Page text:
My main concern with this method is that I'm not able to ferment the actual beer at 100+ degrees F, which the lacto would really like. Fermenting above 100 F is really ideal for the lacto phase of fermentation, but I lack the equipment to maintain this currently, and merely set the carboys in the hottest closet in my house, wrapped in a few blankets. However, the lacto starter is easy to keep temp with, being small and easily fittable in a mash tun full of hot water.

Lactobacillus fermentation
Lactobacillus krausen.























Recipe-
5.75 Gal., All Grain
Brewhouse Efficiency: 75%
Mashed at 148 F for 65 minutes
15 minute boil
Fermented at 85 degrees F
OG: 1.038
FG: 1.006
ABV: 4%

Malt-
52% 2-row malt
48% white wheat malt

Hop Schedule-
Experimental Hop 01210 @0

Yeast-
Lactobacillus (cultured from grain)
Split 1: Unidentified Wyeast Brett strain cultured from Berliner Weisse Blend by BKYeast
Split 2: Yeast cake pitched from 100% Brett Belgian Dark Strong



25 comments:

  1. Same method here, with two small differences:
    - I ad some lactic acid to the starter to get the pH down to 4,9-4,8 that favours the lactic bacteria even more. (the same is done for sour dough starters, for the same reasons)
    - I pitch lacto, sacch & brett at the same time.
    Results varied quite a bit, it all depends on what you catch from the grain.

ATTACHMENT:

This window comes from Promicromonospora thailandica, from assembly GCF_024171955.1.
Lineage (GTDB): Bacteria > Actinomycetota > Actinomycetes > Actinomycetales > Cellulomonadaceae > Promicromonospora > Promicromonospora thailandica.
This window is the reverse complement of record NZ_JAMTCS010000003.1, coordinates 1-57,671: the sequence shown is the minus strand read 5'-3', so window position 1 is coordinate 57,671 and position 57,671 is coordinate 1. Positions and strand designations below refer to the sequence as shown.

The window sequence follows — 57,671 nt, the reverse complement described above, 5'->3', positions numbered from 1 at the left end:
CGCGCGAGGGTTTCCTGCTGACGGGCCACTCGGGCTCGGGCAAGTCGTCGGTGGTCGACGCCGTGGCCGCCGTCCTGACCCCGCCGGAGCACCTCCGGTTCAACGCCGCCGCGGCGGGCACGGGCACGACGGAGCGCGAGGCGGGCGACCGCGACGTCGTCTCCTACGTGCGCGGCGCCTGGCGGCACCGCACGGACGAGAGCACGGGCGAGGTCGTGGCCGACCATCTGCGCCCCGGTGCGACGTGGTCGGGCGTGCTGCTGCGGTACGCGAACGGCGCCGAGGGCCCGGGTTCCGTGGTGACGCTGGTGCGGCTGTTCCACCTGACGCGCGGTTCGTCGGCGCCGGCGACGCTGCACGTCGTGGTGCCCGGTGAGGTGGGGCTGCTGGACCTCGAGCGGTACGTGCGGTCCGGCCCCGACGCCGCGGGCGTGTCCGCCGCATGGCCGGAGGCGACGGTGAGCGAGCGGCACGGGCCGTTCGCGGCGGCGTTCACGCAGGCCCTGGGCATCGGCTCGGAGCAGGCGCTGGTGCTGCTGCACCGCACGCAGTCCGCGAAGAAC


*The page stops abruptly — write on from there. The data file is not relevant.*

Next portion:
Ingo.

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    Replies
    1. Thanks for the comment. Smart idea to add lactic acid right to the starter, I'll have to do that next time as well. Do you think you get the same level of sourness adding all the yeast and lacto at the same time, as opposed to giving the lacto a head start for a few days?

      Yeah, the main fallback does seem like it'd be the variation, depending what you catch. I thought about saving a portion of the lacto starter so I could pitch the same strain each time, but I don't plan on brewing another Berliner again until next summer. Should be feasible, though.

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  2. Well, if you catch the right strains, there is this 'cooperation' between the lacto and yeast, where the yeast consumes the simpler sugars and the bacteria chop up the more complex ones and also leave a bit for the yeast. This as I understand it from some sour dough recources. I hope that leaves some room for the production of lactic acid.

    I tend to make the lacto starter bigger than the yeast one and underpitch the yeast as you also catch some(thing) from the grains.

    On catching from the grain, check suigenerisbrewing's blog post from august 5, on what he caught,